Five hundred years ago, the Incas in today’s Andes Mountains sacrificed children to please the gods. The Aztecs of northern Mexico were prolific in sacrificing humans; in China, the practice goes back as far as 4,000 years. There are suggestions that Stonehenge in England was used for this purpose.
Today, the sacrifice of human beings is rightly considered to be morally repugnant.
Yet as we speak, the killing of babies, up to birth and beyond, is gradually becoming legal again. Proponents of unlimited abortions are on the offense and are now joined by lawmakers who want to legalize infanticide.
If they get what they want, two U.S. states will soon make it legal for parents to kill their newborn babies—and to do so for any reason they choose.
The bills promoting infanticide would not even be considered serious if it wasn’t for the latest chapter in abortion advocacy. The legislature in the U.S. state of Colorado passed a bill that bans all restrictions, including time limits, on abortion. Shortly afterwards, on April 4th, it was signed into law by Governor Jared Polis.
It is important to identify the nuance that this bill adds to a mother’s right to kill her baby in the womb. A total of eight states, including Colorado, already permit abortions without time limits. However, the new Colorado law explicitly bans the legislature from introducing any limits on abortion in the future.
In other words, if the legislature at some point would like to limit abortions, they would not be legally permitted to pass those limits into law. They would first have to repeal this law.
The Colorado law is part of a broad-based war on the very value foundation upon which our civilization is built. Among the driving forces behind this war of values is the World Health Organization. In its past Sunday edition (March 26th), British newspaper Daily Mail explains that the WHO
is calling on governments to scrap the legal time limit on abortion, The Mail on Sunday can reveal. New guidelines issued by the World Health Organisation (WHO) claim laws preventing abortion at any point during pregnancy risk violating the right of ‘women, girls or other pregnant persons.’
Again, the point here is not just to let abortion be unrestricted, but to make it as difficult as possible to impose restrictions in the future.
The WHO report cited by the Daily Mail is interesting because it provides a range of arguments that abortionists use for up-to-birth abortions. In a comprehensive literature review, they conclude that so-called “gestational limits” on abortions
- “contribute to continuation of pregnancy among women with cognitive impairment” (Suppl. material section 1, p. 117);
- increase “opportunity costs for women with pregnancies complicated by fetal anomalies”, e.g., “increased financial costs” or “lower quality of life” (p.119); and
- restrict “women’s access to abortion and place additional stress on abortion seekers” (p.119).
As if to solidify the dehumanization of human life, the report refers to a pregnancy as a “gestation period.”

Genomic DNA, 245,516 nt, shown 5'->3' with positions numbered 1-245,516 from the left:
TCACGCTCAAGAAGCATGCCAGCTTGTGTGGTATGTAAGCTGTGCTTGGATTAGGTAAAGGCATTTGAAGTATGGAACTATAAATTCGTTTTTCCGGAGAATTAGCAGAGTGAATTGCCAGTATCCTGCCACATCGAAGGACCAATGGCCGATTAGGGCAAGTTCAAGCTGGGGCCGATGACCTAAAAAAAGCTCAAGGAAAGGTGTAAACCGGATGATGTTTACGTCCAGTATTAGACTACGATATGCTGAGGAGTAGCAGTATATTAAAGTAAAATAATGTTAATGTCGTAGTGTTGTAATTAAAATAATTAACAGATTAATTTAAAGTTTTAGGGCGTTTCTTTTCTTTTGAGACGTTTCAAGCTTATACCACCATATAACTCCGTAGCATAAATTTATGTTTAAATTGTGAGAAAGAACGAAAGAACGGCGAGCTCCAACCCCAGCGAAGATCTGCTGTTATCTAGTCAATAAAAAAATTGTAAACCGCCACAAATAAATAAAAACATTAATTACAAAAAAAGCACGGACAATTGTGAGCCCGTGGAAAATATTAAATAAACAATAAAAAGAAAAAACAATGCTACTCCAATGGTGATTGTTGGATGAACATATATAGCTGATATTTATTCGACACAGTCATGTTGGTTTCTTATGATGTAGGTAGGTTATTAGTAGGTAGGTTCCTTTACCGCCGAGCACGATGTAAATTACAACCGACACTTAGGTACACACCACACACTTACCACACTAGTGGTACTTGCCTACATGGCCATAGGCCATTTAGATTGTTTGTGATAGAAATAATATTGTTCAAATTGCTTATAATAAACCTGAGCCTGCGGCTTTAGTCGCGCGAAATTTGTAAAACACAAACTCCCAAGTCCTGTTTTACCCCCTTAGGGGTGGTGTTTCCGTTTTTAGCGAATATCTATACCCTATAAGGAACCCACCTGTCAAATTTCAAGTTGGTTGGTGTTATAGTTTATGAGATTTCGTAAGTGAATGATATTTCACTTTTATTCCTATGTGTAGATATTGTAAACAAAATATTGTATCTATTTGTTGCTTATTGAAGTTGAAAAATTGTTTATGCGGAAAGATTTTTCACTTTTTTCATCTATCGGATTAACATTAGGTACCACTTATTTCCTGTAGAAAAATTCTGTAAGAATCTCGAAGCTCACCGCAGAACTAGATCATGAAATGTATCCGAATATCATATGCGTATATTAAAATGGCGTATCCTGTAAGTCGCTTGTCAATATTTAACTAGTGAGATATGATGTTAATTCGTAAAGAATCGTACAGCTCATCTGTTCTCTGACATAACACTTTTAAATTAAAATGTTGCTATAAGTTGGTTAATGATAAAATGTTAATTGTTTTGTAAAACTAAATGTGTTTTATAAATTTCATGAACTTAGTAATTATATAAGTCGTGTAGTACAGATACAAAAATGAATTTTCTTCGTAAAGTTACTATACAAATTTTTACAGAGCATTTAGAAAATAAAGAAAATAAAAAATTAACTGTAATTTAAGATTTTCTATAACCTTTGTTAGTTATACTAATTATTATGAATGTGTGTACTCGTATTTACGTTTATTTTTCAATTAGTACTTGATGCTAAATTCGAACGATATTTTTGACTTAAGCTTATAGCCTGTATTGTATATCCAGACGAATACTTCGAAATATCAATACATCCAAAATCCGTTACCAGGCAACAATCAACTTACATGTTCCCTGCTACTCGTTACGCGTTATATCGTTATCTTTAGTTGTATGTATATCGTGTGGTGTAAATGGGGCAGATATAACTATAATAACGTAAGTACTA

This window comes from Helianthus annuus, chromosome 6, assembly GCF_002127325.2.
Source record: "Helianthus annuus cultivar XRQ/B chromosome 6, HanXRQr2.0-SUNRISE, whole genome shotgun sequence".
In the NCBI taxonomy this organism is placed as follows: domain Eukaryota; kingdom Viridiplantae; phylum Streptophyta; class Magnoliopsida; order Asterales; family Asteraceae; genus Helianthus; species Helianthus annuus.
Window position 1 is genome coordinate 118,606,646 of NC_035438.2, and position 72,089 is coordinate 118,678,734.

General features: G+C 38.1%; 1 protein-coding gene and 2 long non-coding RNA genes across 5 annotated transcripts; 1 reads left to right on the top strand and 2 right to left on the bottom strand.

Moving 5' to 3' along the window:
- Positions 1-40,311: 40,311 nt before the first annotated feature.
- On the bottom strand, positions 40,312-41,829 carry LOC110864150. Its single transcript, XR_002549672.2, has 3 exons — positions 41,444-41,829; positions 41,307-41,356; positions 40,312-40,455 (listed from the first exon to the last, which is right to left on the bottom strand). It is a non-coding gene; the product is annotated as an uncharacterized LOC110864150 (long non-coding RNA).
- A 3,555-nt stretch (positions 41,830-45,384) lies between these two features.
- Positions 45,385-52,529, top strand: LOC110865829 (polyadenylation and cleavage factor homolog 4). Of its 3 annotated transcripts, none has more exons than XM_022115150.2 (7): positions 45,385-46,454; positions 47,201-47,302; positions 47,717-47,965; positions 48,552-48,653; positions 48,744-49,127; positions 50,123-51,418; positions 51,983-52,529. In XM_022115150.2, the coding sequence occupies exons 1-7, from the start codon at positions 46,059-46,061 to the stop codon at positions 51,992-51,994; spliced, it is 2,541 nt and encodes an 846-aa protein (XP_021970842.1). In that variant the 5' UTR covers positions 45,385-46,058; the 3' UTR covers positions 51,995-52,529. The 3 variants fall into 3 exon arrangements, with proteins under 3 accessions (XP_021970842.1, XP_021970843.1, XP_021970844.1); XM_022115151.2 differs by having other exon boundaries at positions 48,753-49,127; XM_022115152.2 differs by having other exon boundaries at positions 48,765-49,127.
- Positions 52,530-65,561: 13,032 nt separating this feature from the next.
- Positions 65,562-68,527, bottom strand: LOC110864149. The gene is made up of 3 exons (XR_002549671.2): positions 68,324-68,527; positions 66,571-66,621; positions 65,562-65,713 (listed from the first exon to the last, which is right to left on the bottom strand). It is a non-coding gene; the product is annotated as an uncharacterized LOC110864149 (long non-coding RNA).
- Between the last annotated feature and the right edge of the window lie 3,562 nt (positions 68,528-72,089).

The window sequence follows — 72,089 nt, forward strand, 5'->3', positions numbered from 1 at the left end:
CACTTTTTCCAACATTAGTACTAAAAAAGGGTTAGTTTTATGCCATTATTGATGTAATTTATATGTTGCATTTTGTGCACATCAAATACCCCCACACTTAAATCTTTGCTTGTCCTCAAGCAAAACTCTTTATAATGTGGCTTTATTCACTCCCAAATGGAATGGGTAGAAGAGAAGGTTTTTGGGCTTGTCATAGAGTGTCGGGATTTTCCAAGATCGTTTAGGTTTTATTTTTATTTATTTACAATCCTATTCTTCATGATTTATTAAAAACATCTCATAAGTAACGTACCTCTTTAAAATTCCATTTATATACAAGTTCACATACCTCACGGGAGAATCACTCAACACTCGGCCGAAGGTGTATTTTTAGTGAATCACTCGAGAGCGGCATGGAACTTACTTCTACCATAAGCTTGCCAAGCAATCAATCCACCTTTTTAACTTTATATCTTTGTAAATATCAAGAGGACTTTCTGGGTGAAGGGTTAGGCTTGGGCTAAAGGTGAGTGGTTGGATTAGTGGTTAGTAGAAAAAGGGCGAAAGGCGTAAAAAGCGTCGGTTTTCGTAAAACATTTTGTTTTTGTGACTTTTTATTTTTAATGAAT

The literature review is also a catalog of arguments for moral supremacy, i.e., the right of one person to judge the quality of another person’s life—and to use that judgment as a reason to act against the other person.
In its most reprehensible form, moral supremacy condones the weighing of a baby’s life against the quality of life of its mother’s. The unspoken assumption is that the mother’s quality of life is worsened by giving birth to a baby; that the baby’s happiness is the mother’s misery.
Legal protection of unrestricted abortion allows a mother to terminate her pregnancy if she feels that her happiness can only guaranteed by the death of her baby. As unbelievable as it may seem, that same morally supremacist argument is also being used to advocate legal infanticide.
Yes, that’s right. Some abortion proponents are trying to extend the moral supremacy of the mother beyond the birth of her child. What has not been killed in the womb may soon be a legal target after birth.
This war on the very core values of our civilization reached a depraved milestone in 2013 when the Journal of Medical Ethics published the infamous article “After-birth abortion: why should the baby live?” The authors, philosophers Alberto Giubilini and Francesca Minerva, argued that whatever reasons make abortion legal, also make it morally approvable to kill a baby after birth.
Giubilini and Minerva call it a “serious philosophical problem” that the born baby has a right to life that the unborn baby does not:
[We] need to assess facts in order to decide whether the same arguments that apply to killing a human fetus can also be consistently applied to killing a newborn human.
Their conclusion is affirmative: it is morally justified to commit infanticide.
Since then, the “problem” has become more than just “philosophical.” A legislative bill in the U.S. state of Maryland would make it legal for a parent to let his or her baby starve to death. Or to leave the child for hours in a car on a sunny day.
The bill, introduced in the Maryland State Senate as SB669, makes it illegal for law enforcement
to authorize any form of investigation or penalty for a person … experiencing a miscarriage, perinatal death related to a failure to act, or stillbirth.
The key words here, of course, are “perinatal” and “failure to act.” The former refers to a period of time after the baby has been born; the latter specifies that so long as you neglect your baby to death—as opposed to actively killing it—your actions are perfectly legal.
As for the time frame within which kill-by-neglect would be lawful, Olivia Summers, writing for the American Center for Law and Justice, points to the medical definition of “perinatal” as a period up to 28 days after the baby is born. Within that time frame, the undefined “failure to act” formulation offers parents a wide range of choices as to how to kill their child. It has to be a passive method, though; shooting, stabbing, strangling or beating the child to death likely won’t pass as “failure to act.”